Charles Lam’s Prix Fixe Dining Primer

By Charles Lam
Staff Writer

My date and I were seated, not facing each other, but side by side at a counter. In front of us was the open air kitchen during a full dinner service, its chefs running between stations, switching between food prep and live burners flawlessly without need for instruction. The chef in charge for the night, Sous Chef Francisco Origel, spent his time checking each plate as it exited his kitchen, calling for runners when need be.

When our waiter, affectionately named ‘Saucy,’ asked us what we wanted for dinner, we answered with confidence, “Chef’s Choice.”
Orange County Restaurant Week is this week and, while Napa Rose, the restaurant where I dined, will not be participating, you guys should go. Some of the best restaurants in Orange County have crafted interesting menus specifically just for this week. You’ll have to be comfortable with eating adventurously, however, because you’ll be dining prix fixe.

What does that mean, exactly? You don’t get to choose what you eat. The restaurant develops a multicourse menu that represents who they are and what they offer. The menu normally consists of two or three choices per plate, totaling from six to 12 different dishes. That’s all you have to choose from for a three or four-course meal. Picky eater? Tough luck, this week might not be for you.

Allowing a restaurant to confine their menu to a few key dishes accomplishes several purposes. First off, it allows chefs to showcase their creativity.

While their day-to-day menu might be defined by what the restaurant’s patrons enjoy and expect with only a slight twist from the chef, a prix fixe menu, especially one during restaurant week, is the equivalent to a graduate thesis. Given the ingredients available to them, the chefs plan a menu that highlights what might normally be lost on in what they normally serve: the freshness of seasonal ingredients and interesting flavor pairings that aren’t often showcased.

Secondly, the limited menu allows kitchens to prep more efficiently and cook faster. Though restaurant week restaurants will still be serving their normal menus in addition, the fewer amount of ingredients needed to prepare a dozen dishes compared to over 30 allows the restaurant to offer better quality servings and fresher food at a pace that puts most night outs to shame. Quality control is also much easier when you only have to worry about a handful of different presentations.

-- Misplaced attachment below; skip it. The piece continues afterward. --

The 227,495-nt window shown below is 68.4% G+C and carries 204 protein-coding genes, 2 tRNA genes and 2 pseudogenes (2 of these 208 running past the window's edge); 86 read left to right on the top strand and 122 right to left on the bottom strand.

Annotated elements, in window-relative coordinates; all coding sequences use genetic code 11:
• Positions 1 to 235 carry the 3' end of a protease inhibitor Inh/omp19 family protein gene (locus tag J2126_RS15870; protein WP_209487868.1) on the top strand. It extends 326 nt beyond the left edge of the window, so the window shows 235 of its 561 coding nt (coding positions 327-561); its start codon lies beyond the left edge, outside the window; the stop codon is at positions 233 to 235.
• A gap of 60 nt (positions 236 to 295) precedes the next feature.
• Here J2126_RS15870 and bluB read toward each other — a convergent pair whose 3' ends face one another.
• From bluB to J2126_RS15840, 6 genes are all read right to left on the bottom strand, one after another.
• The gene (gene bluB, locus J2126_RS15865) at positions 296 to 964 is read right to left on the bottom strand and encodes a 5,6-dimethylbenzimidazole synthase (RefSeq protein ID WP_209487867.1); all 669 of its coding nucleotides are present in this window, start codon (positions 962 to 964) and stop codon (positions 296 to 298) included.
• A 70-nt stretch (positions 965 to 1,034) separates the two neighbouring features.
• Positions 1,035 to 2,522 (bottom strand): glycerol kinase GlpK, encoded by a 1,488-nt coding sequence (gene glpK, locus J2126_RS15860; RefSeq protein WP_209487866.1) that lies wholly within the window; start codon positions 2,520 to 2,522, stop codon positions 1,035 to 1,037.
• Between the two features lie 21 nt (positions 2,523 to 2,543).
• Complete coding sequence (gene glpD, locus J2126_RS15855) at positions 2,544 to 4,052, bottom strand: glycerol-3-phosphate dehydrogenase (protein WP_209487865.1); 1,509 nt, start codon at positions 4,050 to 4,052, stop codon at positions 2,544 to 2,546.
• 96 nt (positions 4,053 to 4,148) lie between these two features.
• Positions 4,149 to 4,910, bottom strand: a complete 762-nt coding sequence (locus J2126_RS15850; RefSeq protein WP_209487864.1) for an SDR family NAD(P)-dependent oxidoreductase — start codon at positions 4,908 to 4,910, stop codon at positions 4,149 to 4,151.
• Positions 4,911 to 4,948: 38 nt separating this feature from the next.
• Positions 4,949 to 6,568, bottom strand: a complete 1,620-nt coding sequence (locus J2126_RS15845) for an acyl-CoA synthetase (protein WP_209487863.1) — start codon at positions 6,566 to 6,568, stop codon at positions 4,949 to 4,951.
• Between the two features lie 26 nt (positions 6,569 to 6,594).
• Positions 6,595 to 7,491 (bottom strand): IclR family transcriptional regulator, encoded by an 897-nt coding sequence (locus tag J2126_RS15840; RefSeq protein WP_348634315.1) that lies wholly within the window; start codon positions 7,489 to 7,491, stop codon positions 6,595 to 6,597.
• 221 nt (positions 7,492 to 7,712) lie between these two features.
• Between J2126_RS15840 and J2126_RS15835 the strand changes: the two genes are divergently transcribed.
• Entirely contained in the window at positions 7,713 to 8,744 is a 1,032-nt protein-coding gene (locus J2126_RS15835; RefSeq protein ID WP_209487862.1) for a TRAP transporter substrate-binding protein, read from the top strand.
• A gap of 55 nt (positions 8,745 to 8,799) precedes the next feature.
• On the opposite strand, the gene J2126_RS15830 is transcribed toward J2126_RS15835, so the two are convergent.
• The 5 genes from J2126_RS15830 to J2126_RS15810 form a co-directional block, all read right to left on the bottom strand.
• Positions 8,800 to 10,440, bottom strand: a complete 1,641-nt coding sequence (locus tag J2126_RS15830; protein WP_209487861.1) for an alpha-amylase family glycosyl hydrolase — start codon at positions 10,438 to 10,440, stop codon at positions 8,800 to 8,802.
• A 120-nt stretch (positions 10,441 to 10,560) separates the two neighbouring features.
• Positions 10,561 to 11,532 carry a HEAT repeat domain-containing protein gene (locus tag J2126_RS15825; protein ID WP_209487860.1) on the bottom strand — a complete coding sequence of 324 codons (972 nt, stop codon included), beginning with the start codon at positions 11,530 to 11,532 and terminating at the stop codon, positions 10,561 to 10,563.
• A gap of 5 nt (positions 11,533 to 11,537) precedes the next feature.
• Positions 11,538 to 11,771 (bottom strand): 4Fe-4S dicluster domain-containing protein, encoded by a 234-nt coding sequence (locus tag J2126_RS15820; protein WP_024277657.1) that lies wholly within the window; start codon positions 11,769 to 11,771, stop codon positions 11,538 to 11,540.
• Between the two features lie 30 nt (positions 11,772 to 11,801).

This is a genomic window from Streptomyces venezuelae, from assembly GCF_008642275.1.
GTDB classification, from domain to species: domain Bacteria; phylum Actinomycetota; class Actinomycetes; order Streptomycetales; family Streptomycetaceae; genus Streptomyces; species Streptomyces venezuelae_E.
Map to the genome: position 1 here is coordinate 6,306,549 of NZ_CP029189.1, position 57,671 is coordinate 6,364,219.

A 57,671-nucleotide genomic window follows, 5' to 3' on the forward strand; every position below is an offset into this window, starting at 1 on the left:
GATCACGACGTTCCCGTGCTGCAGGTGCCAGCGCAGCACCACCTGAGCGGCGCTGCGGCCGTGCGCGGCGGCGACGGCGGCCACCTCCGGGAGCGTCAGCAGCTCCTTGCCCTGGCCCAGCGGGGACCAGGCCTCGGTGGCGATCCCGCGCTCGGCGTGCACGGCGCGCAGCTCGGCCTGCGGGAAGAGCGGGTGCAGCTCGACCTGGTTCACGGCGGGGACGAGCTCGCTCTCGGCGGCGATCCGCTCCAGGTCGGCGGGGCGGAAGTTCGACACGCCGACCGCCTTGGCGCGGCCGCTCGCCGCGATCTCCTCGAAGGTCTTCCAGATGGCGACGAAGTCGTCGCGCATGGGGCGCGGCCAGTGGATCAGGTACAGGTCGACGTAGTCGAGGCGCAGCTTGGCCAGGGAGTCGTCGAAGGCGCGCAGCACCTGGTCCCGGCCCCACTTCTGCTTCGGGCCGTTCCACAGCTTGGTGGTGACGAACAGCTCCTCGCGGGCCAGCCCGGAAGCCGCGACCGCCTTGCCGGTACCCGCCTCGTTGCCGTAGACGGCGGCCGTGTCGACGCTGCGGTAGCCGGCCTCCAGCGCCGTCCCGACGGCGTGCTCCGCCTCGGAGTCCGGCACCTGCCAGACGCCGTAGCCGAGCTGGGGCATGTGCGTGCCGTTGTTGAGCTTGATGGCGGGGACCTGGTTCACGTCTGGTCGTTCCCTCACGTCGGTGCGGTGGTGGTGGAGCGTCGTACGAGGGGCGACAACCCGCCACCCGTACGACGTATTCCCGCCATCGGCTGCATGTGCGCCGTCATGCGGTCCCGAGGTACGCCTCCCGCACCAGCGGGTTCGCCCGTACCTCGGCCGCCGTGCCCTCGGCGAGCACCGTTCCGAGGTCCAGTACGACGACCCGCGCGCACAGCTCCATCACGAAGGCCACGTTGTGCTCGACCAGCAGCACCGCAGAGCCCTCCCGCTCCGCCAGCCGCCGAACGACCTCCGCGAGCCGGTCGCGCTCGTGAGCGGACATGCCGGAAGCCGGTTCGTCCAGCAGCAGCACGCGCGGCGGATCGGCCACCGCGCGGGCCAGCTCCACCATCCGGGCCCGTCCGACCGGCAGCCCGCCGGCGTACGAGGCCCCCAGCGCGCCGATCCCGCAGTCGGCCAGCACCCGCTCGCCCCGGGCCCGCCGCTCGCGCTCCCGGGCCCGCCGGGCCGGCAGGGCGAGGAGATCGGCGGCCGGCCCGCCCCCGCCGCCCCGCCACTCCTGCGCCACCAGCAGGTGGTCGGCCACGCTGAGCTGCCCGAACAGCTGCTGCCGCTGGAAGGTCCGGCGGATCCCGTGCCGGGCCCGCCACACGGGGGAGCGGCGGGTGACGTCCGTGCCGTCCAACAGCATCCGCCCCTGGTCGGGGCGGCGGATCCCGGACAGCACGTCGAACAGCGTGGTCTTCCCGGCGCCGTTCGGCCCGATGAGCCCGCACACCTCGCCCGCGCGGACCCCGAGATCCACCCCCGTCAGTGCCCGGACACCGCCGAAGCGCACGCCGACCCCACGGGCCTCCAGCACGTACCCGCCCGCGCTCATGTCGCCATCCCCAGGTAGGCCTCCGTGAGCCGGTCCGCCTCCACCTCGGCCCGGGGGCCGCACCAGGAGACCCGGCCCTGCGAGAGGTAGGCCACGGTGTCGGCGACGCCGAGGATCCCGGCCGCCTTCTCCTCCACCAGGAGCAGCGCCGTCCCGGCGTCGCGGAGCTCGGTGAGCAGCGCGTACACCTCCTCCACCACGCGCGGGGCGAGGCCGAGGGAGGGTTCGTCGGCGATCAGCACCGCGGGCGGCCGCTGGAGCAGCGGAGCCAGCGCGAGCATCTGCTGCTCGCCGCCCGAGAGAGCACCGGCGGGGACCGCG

In addition, it gives a chance for a restaurant to present a complete dining experience. Do you think chefs enjoy it when you have a heavy, rich soup before a delicately prepared fish dish, paired with Diet Coke? No, they don’t. All you’re doing is ruining your own dinner and making their food seem worse.

By deciding what dishes to offer in what order and offering drink pairings, restaurants finally get a chance at creative control. Dinners can actually have themes and a logical progression. Meals won’t be accidentally ruined by a new diner who thinks that dark red wine pairs well with seafood.

And finally, prix fixe menus allow you to discover something new. They force you out of your favorite flavors. I know that there are things that always draw my attention like bougie mac and cheese or molten chocolate lava cake. To think how many interesting salads or innovative desserts I might’ve missed is heartbreaking.

The “Chef’s Choice” at Napa Rose ended up being one of the best dinners I’ve ever eaten, not only because of the food, which was wonderful, but also because how excited the staff was serving the dishes.

Chef Francisco, whose stern demeanor could strike fear into any line cook, melted each time he walked over to my alcove, his warm smile and passion for what we were eating immediately apparent. Saucy, whose nickname is well-deserved, regaled us with stories of the origin and pedigrees of our food.

Was it expensive? Yes. Worth it? Many more times yes.

Chefs, they know what they’re doing. They love what they’re doing. Trust them, go out this week, do a prix fixe.

It’ll be worth it.